Use of optional chain operators

Posted by minidak03 on Mon, 01 Nov 2021 09:55:40 +0100

Official website definition:

         Optional chain operator(  ?. ) Allows you to read the value of an attribute located deep in the chain of connected objects without explicitly verifying that each reference in the chain is valid   The function of the operator is similar to  .  Chain operator, the difference is that the reference is empty( nullish ) (null   perhaps   undefined )Will not cause an error, and the return value of the expression is   Undefined. When used with a function call, returns if the given function does not exist   undefined.

Advantages: when trying to access object properties that may not exist, the optional chain operator will make the expression shorter and more concise. When exploring the content of an object, the optional chain operator is also helpful if you are not sure which properties must exist

My understanding is to simplify the ternary judgment. First, I implicitly judge whether the variables before? Exist(   Neither   null   Neither   Undefined.) if it is null or undefind   The expression will be evaluated and returned directly   undefined.

// Normal writing: to avoid error reporting, ensure that the value of obj.first is not null before accessing obj.first.second,
//Nor / / undefined. If you only directly access obj.first.second without verifying obj.first, you may throw

let nestedProp = obj.first && obj.first.second;

//Optional chain operator
//By replacing the. Operator with the?. operator, JavaScript implicitly checks and returns the obj.first.second before attempting to access it
//Make sure obj.first is neither null nor undefined. If obj.first is null or undefined, the expression will
//Short circuit calculation directly returns undefined.

let nestedProp = obj.first?.second



Optional chains and function calls

An optional chain can also be used when trying to call a method that may not exist. When calling a function, if the called method does not exist, using an optional chain can make the expression automatically return undefined instead of throwing an exception.

Note: if "before" is not a method name but an attribute name, an error will be reported for ".. ()"

let result = someInterface.customMethod?.();

  Handle optional callback functions or event handlers

For example, try...catch

//  How to write ES2019
function doSomething(onContent, onError) {
  try {
    // ... do something with the data
  catch (err) {
    if (onError) { // Verify whether onError really exists

// Function calls using optional chains
function doSomething(onContent, onError) {
  try {
   // ... do something with the data
  catch (err) {
    onError?.(err.message); // If onError is undefined, there will be no exception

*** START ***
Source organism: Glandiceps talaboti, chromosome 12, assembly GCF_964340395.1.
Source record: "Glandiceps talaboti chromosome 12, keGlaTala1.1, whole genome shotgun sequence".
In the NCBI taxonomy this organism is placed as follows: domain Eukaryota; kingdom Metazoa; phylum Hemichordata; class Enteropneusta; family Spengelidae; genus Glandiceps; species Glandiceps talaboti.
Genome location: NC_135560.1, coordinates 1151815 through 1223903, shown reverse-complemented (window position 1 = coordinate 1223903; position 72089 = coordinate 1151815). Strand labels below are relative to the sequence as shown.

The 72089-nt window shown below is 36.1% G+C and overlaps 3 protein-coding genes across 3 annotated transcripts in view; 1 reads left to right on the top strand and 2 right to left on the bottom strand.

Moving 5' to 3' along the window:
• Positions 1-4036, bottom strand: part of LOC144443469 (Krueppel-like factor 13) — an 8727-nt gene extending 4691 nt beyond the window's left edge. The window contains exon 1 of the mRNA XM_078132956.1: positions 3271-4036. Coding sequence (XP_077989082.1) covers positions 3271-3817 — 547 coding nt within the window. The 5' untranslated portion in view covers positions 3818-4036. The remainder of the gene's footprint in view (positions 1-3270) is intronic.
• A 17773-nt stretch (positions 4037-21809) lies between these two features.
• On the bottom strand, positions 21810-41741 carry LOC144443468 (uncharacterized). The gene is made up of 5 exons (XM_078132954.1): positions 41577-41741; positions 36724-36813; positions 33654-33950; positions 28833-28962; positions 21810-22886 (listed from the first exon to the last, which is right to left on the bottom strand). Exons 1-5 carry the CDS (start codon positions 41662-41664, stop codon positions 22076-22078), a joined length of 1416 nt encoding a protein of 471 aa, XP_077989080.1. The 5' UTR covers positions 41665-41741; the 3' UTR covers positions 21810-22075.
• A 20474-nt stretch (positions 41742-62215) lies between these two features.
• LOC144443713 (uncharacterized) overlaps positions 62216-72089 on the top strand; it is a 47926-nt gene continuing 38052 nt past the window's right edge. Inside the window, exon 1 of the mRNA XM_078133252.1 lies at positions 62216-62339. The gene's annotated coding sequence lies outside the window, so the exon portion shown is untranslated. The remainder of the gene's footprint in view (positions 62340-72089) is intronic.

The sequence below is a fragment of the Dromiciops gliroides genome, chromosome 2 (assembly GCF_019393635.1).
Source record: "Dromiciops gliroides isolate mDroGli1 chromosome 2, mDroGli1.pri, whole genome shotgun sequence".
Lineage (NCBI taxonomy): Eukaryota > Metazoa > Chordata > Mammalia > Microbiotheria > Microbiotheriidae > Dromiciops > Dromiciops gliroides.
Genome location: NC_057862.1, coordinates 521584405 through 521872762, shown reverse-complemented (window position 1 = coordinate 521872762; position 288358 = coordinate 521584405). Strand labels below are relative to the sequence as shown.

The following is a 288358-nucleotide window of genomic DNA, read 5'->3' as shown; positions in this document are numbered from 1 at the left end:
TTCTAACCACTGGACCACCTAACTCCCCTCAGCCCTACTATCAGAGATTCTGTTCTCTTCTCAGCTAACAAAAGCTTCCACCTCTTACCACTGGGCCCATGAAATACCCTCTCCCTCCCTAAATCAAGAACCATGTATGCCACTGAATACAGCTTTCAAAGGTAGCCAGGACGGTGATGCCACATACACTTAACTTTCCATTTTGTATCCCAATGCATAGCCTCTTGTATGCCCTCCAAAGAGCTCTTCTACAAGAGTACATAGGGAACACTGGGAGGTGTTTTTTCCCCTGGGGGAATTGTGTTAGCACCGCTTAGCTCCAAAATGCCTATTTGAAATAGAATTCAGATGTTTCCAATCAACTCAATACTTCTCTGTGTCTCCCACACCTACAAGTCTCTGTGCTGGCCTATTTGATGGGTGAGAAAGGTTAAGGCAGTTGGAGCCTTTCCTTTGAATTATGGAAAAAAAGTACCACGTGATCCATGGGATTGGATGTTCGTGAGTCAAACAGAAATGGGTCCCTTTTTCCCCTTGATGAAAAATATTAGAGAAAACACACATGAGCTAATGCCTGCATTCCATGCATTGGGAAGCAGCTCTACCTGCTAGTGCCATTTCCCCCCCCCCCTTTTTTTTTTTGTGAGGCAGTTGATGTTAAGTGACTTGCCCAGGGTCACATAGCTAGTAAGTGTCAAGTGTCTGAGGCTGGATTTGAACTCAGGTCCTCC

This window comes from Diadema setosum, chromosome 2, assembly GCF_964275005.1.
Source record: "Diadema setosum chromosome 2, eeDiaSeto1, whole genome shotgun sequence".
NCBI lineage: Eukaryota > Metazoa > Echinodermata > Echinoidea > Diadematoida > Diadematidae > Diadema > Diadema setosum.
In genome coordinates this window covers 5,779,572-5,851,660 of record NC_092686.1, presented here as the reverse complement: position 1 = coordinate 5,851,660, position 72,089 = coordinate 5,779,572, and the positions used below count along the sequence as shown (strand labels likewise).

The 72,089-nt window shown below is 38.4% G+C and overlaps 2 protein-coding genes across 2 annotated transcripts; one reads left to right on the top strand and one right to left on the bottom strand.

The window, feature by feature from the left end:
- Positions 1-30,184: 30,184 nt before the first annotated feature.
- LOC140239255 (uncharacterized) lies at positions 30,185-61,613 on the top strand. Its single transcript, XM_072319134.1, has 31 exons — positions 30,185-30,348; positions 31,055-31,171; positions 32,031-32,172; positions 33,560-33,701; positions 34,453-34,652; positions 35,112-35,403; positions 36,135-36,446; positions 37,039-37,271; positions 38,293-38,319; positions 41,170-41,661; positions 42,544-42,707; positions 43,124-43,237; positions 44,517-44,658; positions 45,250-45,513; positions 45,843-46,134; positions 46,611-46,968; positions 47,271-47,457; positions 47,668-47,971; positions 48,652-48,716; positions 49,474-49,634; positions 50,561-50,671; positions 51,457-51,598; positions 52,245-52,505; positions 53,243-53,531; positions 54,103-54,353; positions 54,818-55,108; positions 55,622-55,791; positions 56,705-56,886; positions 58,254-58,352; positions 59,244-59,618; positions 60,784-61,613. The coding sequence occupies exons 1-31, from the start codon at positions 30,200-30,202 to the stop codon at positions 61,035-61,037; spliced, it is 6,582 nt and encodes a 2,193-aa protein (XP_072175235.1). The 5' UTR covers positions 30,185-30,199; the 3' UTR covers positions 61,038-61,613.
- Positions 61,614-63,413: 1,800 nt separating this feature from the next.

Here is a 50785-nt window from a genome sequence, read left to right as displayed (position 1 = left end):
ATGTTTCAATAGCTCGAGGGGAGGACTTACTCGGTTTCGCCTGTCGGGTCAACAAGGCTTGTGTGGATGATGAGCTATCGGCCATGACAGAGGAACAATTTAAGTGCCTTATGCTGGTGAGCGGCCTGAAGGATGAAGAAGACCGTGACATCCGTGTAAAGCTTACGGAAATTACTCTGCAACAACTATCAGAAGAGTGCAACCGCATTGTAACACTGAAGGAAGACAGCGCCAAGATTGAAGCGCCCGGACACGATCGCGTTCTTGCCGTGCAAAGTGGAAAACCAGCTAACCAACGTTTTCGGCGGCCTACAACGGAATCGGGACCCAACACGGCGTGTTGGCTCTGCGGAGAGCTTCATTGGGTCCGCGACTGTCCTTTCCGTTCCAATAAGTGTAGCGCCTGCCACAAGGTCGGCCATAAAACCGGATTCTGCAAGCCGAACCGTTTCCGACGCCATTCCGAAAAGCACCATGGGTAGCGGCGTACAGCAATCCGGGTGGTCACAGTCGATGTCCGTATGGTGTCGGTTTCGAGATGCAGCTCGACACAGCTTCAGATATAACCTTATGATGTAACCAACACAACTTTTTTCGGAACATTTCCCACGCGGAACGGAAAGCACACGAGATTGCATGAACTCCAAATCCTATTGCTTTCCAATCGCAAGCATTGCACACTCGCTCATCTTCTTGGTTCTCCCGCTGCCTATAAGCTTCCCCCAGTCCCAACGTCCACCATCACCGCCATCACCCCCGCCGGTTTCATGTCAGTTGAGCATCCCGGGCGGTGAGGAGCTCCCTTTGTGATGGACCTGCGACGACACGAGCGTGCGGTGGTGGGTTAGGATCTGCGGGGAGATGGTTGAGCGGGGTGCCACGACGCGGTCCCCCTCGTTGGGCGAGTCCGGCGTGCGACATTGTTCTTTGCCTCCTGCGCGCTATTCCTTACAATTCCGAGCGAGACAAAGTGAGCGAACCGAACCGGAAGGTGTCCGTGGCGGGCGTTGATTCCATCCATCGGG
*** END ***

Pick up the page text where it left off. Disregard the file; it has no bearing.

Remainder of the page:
Optional chains and expressions

         When using [] to access the properties of an object:

      let name = person?.['age'+'name']

Optional chains cannot be used for assignment

let object = {};
object?.property = 1; 
// Uncaught SyntaxError: Invalid left-hand side in assignment

Optional chain access array elements

let arrayItem = arr?.[42];

  Short circuit calculation

When an optional chain is used in an expression, if the left operand is   null   or   undefined, the expression will not be evaluated, for example:

let potentiallyNullObj = null;
let x = 0;
let prop = potentiallyNullObj?.[x++];

console.log(x); // x will not be incremented and 0 will still be output

Multiple nested structures can be read continuously using optional chains:

let customer = {
  name: "Carl",
  details: {
    age: 82,
    location: "Paradise Falls" // The address property of details is not defined
let customerCity = customer.details?.address?.city;

// ... optional chains can also be used with function calls
let duration = vacations.trip?.getTime?.();

Null merge operator

         The null merge operator (?) is a logical operator when the operand on the left is   null   perhaps   undefined   Returns its right operand, otherwise returns the left operand.

const foo = null ?? 'default string';
// expected output: "default string"

const baz = 0 ?? 42;
// expected output: 0

const nullValue = null;
const emptyText = ""; // Empty string, a false value, Boolean("") === false
const someNumber = 42;

const valA = nullValue ?? "valA Default value for";
const valB = emptyText ?? "valB Default value for";
const valC = someNumber ?? 0;

console.log(valA); // "Default value for valA"
console.log(valB); // "" (although the empty string is false, it is not null or undefined)
console.log(valC); // 42

Difference from or operator:

// "||"

let count = 0;
let text = "";

let qty = count || 42;
let message = text || "hi!";
console.log(qty);     // 42 instead of 0
console.log(message); // "hi!" instead of ""
// "??" only when the left side of?? is null or undefind, the value on the right side of?? will be executed

let count = 0;
let text = "";

let qty = count ?? 42;
let message = text ?? "hi!";
console.log(qty);     // 0
console.log(message); // ""

Short circuit:  

function A() { console.log('function A Called'); return undefined; }
function B() { console.log('function B Called'); return false; }
function C() { console.log('function C Called'); return "foo"; }

console.log( A() ?? C() );
// Print "function A called", "function C called" and "foo" successively
// A() returns undefined, so the expressions on both sides of the operator are executed

console.log( B() ?? C() );
// Print "function B called" and "false" successively
// B() returned false (neither null nor undefined)
// So the right expression is not executed

*****   ?? No   Directly with   AND (& &) AND OR (|) operators are used in combination

null || undefined ?? "foo"; // Throw syntax error
true || undefined ?? "foo"; // Throw syntax error

Null merge operator pair   undefined   And   null   These two values, Optional chain operator (?.)   The same is true.

Topics: Javascript